All that glitters is not gold! The Maharashtra government that is determined and proudly willing to afford a whopping amount of Rs 3,600 crore to erect a mid-Arabian Sea Shivaji statue has suddenly become so ‘cash-starved’ that it had to beg for an interest-free loan of Rs 500 crore from Shirdi Sai Trust to complete the Nilwande irrigation project which is concerned about meeting the drinking water needs of most tehsils in Ahmednagar district. Therefore, the aforesaid adage perfectly fits the incumbent Maharashtra government, an administration which is unfortunately so engrossed in the statue building spree, whose 18,000 villages in 182 talukas have been declared drought-prone, and whose decision making potential on the prime governing concerns of the state has gone haywire as it looks like.
Along with Padmanabha Swamy Temple in Kerala, Tirupati, and Vaishno Devi in Jammu, the Shirdi Sai Trust is considered amongst the richest temple trusts in the country and it manages the saint’s resting place at Shirdi. The proposal to borrow Rs 500 crore for the long-pending Rs 1,200 crore project from the trust was cleared in a meeting chaired by Fadnavis on February 1 while the fund release order in two installments was delivered on Saturday.
Congress spokesperson Raju Waghmare stated, “There’s no certainty about how this Rs 500 crore loan will be used or will it be used or not! First thing is that the non-government organisations cannot give loans like these for any government’s purpose. This government is spending so much on unnecessary things that they don’t have money for the better and necessary purposes.”
The trust’s Chairperson and BJP member Dr. Suresh Kashinath Haware granted the request made by the Fadnavis-led state government and the reason it grabbed so many eyeballs is that this is the first when such a huge amount is accorded to a state-run corporation without interest. As per reports, although the Saibaba Temple Trust and the Godawari-Marathwada Irrigation Development have signed a Memorandum of Understanding (MoU) for the same, repayment of the loan so far has no fixed timeframe.
The Nilwande Dam project on Pravara River is expected to benefit 182 villages in Sangamner, Akole, Rahata, Rahuri, and Kopargao tehsils in Ahmednagar district and Sinnar in Nashik. Moreover, it also received Rs 2,232 crore under the Pradhan Mantri Krishi Sanjivani Yojana in June this year.
It is quite known that Maharashtra has become a home to the highest number of farmer suicide due to crop failure. Now, this year, Maharashtra has witnessed a subdued monsoon with observing scanty rains during October in a few parts of the state. These inadequate rains have resulted in arid conditions across the state which has further worsened the condition of the already grieving farmers with a dry spell after two years.
Congress MLA Bhai Jagtap exclaimed, “There’s nothing wrong in borrowing money for the irrigation project from the trust. However, the Shivaji Memorial could have waited a bit while that money would have been used for some useful purposes.”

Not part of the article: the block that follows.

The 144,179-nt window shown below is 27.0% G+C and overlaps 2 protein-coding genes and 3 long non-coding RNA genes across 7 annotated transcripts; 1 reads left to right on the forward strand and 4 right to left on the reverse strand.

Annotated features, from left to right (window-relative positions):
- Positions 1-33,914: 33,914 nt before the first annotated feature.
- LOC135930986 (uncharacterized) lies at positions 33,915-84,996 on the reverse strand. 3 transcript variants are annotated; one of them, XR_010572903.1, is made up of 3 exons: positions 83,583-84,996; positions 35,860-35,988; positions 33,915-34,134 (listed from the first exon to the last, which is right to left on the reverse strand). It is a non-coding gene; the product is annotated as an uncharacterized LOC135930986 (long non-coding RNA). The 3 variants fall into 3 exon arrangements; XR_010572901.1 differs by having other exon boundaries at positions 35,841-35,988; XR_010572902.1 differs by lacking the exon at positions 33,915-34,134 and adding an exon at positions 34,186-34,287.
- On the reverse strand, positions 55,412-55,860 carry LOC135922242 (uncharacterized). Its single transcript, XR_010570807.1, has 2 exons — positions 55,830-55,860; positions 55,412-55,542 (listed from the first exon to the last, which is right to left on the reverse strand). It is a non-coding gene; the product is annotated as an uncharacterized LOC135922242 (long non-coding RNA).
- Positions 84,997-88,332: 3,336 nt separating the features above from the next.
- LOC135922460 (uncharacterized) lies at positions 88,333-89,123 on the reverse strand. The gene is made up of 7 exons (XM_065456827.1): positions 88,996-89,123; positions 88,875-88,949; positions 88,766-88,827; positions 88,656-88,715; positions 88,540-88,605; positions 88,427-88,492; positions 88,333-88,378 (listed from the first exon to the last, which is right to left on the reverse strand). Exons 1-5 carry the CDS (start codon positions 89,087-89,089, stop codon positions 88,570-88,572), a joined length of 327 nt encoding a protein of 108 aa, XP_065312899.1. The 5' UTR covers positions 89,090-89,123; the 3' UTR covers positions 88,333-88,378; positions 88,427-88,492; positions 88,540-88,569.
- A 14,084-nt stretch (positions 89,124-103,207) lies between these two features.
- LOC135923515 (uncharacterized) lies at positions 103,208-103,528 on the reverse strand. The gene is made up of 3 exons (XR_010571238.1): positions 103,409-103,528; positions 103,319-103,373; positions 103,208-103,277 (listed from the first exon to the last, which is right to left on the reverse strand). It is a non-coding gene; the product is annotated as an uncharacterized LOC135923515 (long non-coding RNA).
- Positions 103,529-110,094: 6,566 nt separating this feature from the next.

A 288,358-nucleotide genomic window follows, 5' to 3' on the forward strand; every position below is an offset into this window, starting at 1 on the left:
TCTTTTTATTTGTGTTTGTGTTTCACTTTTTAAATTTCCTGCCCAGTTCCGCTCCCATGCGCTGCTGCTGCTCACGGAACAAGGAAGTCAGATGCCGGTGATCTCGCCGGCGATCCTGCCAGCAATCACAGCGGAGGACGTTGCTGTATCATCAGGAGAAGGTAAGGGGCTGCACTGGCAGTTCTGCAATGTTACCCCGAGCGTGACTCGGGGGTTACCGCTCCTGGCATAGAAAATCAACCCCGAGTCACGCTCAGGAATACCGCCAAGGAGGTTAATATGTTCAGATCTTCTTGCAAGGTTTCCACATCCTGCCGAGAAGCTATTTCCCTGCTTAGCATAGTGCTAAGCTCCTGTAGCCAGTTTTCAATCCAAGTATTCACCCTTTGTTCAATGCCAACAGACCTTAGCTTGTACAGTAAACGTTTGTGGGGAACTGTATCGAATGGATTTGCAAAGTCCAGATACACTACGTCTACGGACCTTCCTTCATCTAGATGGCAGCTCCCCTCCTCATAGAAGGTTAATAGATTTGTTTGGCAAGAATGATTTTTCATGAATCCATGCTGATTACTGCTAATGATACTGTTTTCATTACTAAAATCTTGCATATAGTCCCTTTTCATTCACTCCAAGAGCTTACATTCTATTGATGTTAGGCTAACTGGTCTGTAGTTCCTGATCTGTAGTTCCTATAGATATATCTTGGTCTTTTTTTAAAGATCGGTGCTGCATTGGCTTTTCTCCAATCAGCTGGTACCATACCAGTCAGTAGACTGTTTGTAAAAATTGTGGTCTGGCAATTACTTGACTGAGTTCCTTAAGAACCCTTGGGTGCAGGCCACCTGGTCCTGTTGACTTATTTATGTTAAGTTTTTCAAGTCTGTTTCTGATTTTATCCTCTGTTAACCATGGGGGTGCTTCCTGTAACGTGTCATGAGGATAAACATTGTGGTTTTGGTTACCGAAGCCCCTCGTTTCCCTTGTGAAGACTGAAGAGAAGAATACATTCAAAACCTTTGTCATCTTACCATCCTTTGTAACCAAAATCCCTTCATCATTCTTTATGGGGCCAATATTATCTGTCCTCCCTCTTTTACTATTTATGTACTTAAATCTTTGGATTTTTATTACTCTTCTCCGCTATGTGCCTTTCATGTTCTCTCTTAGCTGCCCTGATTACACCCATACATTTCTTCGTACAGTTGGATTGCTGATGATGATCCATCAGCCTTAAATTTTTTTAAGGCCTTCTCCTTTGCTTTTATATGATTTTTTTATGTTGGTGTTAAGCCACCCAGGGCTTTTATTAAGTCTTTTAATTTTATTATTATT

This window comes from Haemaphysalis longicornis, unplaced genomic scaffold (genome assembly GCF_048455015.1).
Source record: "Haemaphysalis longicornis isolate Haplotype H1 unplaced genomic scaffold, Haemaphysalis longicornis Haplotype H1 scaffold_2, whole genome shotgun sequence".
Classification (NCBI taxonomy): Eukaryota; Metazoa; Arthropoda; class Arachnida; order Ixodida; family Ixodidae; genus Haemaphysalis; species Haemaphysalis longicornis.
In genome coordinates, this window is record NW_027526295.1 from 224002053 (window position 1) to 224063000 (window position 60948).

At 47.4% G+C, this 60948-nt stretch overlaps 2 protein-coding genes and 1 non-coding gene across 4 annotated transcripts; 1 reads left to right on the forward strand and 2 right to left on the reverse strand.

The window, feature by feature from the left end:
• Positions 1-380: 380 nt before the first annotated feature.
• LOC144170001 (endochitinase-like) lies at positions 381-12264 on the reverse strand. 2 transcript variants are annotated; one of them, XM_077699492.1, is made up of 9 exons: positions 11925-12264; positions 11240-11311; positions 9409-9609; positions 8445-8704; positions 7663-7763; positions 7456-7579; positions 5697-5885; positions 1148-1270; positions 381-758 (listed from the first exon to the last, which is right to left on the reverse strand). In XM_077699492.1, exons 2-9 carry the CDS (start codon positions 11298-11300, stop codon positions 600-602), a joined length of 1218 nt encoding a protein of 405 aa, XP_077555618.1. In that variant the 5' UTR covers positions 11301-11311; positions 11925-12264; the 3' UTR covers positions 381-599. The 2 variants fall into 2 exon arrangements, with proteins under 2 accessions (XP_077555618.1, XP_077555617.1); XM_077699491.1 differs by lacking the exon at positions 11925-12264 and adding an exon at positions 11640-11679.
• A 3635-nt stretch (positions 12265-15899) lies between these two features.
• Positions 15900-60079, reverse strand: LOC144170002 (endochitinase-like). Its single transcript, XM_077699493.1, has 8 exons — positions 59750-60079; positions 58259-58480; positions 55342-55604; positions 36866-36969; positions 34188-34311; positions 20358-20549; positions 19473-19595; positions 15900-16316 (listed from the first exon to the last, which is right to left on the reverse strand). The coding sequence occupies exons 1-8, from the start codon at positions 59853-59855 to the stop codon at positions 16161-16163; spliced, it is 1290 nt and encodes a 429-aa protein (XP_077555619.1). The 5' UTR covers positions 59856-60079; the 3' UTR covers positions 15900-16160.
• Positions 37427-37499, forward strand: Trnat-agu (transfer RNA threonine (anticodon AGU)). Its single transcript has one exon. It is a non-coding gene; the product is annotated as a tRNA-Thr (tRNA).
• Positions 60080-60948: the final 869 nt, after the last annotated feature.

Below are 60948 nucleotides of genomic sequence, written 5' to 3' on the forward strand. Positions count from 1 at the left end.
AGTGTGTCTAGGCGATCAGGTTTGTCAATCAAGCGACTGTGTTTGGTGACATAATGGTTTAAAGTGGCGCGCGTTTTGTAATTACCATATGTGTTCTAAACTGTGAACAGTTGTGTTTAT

Water scarcity in some parts due to the erratic monsoon of the state and excessive exploitation of groundwater acts as a curse and standing months away from the 2019 summer and just after the monsoon, water sources have already dried up in Marathwada and north Maharashtra making the situation nothing than worse. And, what are the after effects of this situation? They are depressing and many — the distress sale of cattle, no farm produce or damaged produce, rise in debt, spike in farmer suicides, fatal accidents while trying to draw water from drying wells and so on! Questions are also being raised whether Jalyukt Shivar Abhiyan was a bluff!
Senior BJP MLA Yogesh Sagar said, “I don’t think there is any problem in taking money from the trust. The government has borrowed money and the government will repay it. Both the statue and the irrigation project will be done. If the government is getting a loan without an interest, where’s the problem?”
According to the reports in July, the Maharashtra government’s flagship water conservation scheme called as ‘Jalyukt Shivar Abhiyan’, which was launched in 2016, claims to have rejuvenated water bodies and created an additional storage potential, in a state where some parts perennially face a drought-like situation. The official figures released by the government states that under the scheme, a water storage capacity of 17,27,229 TMC (thousand million cubic feet) has been created across 16,521 villages in 34 districts of the state since 2015. The data mentions that in 2015-2016, 100 per cent work under the scheme was completed in 6,202 villages.
The micro-irrigation project involves deepening and widening of streams, construction of cement and earthen stop dams, and digging of farm ponds, and gave a word to make the state free of drought by 2019. Nonetheless, the experts believe that the figures claimed by the government are contradicting totally with the reality as with the nearing of 2019 and the state is catching a sight of becoming parched. Here the question arises that is the state government not prepared enough in terms of financial resources, water management strategies etc.?
Recently, replying to PILs, the Bombay HC refused to stay the Shivaji Maharaj Memorial considering it a ‘national importance’ and the ruling government called it a ‘big relief’. Why don’t we see the same activeness and fighting spree in the government when it comes to ease the struggles of its own state people? What is more important for the government? Will the taxpayers ever get the answer?
Nationalist Congress Party (NCP) leader Majeed Memon expressed, “If the government has enough money to spend on other projects, why does it need to borrow money for helping the farmers who have been struggling for water?”